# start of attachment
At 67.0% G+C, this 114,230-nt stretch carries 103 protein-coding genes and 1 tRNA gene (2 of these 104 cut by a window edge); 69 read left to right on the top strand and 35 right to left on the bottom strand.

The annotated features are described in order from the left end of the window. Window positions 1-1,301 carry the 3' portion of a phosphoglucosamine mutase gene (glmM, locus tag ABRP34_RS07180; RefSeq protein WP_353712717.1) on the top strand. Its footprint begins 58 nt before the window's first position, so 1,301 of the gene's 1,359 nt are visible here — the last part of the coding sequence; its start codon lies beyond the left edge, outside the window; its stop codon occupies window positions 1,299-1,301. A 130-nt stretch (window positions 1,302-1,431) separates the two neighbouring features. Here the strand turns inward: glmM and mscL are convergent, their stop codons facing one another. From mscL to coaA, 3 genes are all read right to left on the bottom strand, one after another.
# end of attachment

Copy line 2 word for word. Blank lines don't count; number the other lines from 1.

The annotated features are described in order from the left end of the window. Window positions 1-1,301 carry the 3' portion of a phosphoglucosamine mutase gene (glmM, locus tag ABRP34_RS07180; RefSeq protein WP_353712717.1) on the top strand. Its footprint begins 58 nt before the window's first position, so 1,301 of the gene's 1,359 nt are visible here — the last part of the coding sequence; its start codon lies beyond the left edge, outside the window; its stop codon occupies window positions 1,299-1,301. A 130-nt stretch (window positions 1,302-1,431) separates the two neighbouring features. Here the strand turns inward: glmM and mscL are convergent, their stop codons facing one another. From mscL to coaA, 3 genes are all read right to left on the bottom strand, one after another.